United States of America, Plaintiff-appellee, v. Amelia Garcia and Teresa Aleman Briones, Defendants-appellants, 719 F.2d 99 (5th Cir. 1982)Annotate this Case
United States Court of Appeals,Fifth Circuit.
Oct. 25, 1983.Rehearing Denied Nov. 21, 1983.
Nelson R. Sharpe, Kingsville, Tex., for Garcia.
Baldemar Gutierrez, Alice, Tex., for Briones.
James R. Gough, Jack Lamar Wolfe, Asst. U.S. Attys., Houston, Tex., for plaintiff-appellee.
Appeals from the United States District Court for the Southern District of Texas.
Before BROWN, TATE and HIGGINBOTHAM, Circuit Judges.
TATE, Circuit Judge:
The defendants Garcia and Briones were convicted after a jury trial on three counts of vote-buying and one count of conspiracy to buy votes in violation of 42 U.S.C. § 1973i(c).1 In their appeal from these convictions, the defendants raise three contentions: (1) that the terms "pay", "payment" and "offer to pay", as used in the statute, are unconstitutionally vague if construed to include the offer and issuance of welfare food vouchers in exchange for a vote, (2) that the vote-buying provisions of the federal statute are unconstitutional as applied to their cases, and (3) that the evidence presented at trial was insufficient to support a finding of a "payment" or "offer to pay", since the persons who received the vouchers were allegedly eligible recipients. Finding no merit to the defendants' contentions, we affirm their convictions.
Garcia, Briones, and two other co-defendants were indicted for conspiring and offering to pay voters to vote absentee for certain candidates in a Democratic primary election held on May 1, 1982 in Duval County, Texas. The primary election involved candidates for federal, state and local offices. At the time of the campaign for the primary election, the defendant Garcia was the Duval County Welfare Director and was responsible for issuing vouchers for food, clothing, prescriptions and medical services to indigent persons in need of welfare assistance.2 The government charged that these four defendants offered welfare food vouchers to voters in return for their promises to vote absentee for certain local candidates in the Democratic primary election.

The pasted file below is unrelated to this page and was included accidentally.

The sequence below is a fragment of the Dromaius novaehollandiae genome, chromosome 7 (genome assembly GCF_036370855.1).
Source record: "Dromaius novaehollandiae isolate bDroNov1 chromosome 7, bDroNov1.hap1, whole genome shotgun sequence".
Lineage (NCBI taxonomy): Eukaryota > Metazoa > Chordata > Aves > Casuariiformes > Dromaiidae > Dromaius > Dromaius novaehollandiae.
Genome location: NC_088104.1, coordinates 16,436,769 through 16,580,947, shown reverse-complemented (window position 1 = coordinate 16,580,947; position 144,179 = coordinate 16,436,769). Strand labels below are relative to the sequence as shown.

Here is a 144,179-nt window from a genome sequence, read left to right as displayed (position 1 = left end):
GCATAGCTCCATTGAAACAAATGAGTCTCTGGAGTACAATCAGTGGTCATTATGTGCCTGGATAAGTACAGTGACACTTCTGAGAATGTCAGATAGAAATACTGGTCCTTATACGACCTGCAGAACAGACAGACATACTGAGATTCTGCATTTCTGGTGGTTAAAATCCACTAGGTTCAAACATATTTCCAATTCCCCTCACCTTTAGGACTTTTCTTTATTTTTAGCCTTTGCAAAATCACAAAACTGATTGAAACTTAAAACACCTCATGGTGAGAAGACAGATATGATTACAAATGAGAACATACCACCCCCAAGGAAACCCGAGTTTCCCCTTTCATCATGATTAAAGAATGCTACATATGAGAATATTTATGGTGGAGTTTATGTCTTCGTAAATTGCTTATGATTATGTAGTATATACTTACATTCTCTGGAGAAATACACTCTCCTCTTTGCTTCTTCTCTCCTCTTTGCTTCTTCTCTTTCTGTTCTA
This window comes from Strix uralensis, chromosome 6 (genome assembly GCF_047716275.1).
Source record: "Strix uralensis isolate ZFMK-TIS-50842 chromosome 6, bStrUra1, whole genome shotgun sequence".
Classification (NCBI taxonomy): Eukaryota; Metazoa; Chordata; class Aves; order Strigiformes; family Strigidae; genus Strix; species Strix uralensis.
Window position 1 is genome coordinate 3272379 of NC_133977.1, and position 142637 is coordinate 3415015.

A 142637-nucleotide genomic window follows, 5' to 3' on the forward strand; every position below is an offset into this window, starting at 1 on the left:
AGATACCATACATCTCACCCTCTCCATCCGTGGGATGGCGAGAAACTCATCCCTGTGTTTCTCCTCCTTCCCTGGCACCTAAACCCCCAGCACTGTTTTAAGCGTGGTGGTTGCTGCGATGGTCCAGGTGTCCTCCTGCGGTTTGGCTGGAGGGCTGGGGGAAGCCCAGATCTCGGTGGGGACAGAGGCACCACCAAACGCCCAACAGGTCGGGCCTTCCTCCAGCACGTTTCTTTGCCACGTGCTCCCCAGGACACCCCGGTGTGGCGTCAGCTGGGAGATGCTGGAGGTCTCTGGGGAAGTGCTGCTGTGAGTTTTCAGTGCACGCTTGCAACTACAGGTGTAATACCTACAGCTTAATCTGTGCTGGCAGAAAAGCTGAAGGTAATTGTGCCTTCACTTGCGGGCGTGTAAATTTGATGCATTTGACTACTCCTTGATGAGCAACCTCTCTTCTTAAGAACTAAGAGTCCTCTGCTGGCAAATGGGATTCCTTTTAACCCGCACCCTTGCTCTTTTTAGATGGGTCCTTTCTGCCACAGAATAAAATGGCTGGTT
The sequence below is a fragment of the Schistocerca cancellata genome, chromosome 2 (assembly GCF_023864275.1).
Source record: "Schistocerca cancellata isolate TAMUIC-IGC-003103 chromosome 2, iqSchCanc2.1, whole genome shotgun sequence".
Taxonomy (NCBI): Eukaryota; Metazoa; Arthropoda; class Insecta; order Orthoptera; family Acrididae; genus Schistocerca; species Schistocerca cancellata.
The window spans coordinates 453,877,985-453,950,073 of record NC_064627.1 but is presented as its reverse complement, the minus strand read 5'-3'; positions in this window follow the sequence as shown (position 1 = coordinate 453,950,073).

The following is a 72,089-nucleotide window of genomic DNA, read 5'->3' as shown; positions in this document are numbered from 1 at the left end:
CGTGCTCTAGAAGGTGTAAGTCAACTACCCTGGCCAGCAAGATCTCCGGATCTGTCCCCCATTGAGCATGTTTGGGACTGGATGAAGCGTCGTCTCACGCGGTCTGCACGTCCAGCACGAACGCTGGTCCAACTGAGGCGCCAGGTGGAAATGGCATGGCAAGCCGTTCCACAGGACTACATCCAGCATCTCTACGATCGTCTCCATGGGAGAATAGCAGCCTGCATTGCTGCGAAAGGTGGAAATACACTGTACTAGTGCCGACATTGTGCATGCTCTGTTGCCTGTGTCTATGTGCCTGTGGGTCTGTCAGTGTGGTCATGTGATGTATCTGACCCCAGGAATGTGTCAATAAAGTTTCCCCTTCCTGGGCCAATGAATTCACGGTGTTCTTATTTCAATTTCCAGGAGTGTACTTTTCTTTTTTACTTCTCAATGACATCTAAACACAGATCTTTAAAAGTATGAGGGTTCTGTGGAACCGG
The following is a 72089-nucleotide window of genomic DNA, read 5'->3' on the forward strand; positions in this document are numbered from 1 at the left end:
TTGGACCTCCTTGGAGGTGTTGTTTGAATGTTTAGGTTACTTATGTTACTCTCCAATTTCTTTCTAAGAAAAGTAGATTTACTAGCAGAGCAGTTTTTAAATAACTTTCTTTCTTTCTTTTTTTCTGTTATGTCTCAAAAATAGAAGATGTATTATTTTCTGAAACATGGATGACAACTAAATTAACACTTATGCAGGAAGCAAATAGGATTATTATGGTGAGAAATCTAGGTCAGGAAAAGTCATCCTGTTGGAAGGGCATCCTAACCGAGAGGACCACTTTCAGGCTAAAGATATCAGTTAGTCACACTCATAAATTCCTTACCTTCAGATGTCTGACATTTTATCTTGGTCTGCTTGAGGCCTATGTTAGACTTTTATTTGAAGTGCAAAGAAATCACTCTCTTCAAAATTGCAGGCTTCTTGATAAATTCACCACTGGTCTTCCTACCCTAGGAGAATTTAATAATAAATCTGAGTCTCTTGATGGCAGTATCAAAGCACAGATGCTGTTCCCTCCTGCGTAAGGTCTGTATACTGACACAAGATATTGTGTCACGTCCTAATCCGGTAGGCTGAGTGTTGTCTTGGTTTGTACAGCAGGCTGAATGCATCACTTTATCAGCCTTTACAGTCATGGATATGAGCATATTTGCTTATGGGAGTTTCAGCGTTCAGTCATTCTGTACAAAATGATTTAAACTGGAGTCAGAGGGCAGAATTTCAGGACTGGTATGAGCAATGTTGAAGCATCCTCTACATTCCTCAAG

The government produced four witnesses who testified that the defendants, either individually or in groups of two or three, had offered them welfare food vouchers in return for their votes. Each of these witnesses stated that they understood that receipt of the food voucher depended upon their agreement to vote for the defendants' candidates, not upon their eligibility for welfare assistance. All of these witnesses were required to complete the standard application when they went to Garcia's office to claim their food voucher. Two witnesses testified, however, that the personnel in the welfare office had "everything ... ready" and "knew what it was all about" when they arrived to claim their voucher. One witness stated that an office worker told her that Garcia had left a message with the office and that "everything is ready, but I have to ask you some questions."
Each of the defendants testified in their defense and denied offering anyone a food voucher or anything else in return for their vote. Garcia stated that the topic of food vouchers was raised during her campaign activities by several of the government's witnesses, but that she told these parties that they could go to her welfare office and apply for assistance and that, if they were found to be eligible, they would be entitled to a voucher. According to the defendants, any discussion of welfare food vouchers was entirely unrelated to their campaign work.
After hearing the evidence, the jury convicted Garcia, Briones and one of the co-defendants on all charges, but acquitted the other co-defendant on all counts. Garcia and Briones appeal their convictions to this court.
The defendants contend that Sec. 1973i(c) is unconstitutionally vague and indefinite if the terms "pay", "payment" and "offer to pay", as used in the statute, are construed to include the issuance of the redeemable food vouchers present in this case. They argue that "pay" and "payment" imply the exchange of cash, in the form of either coin or federal notes, and should not be read to include non-monetary welfare "vouchers" for goods or services.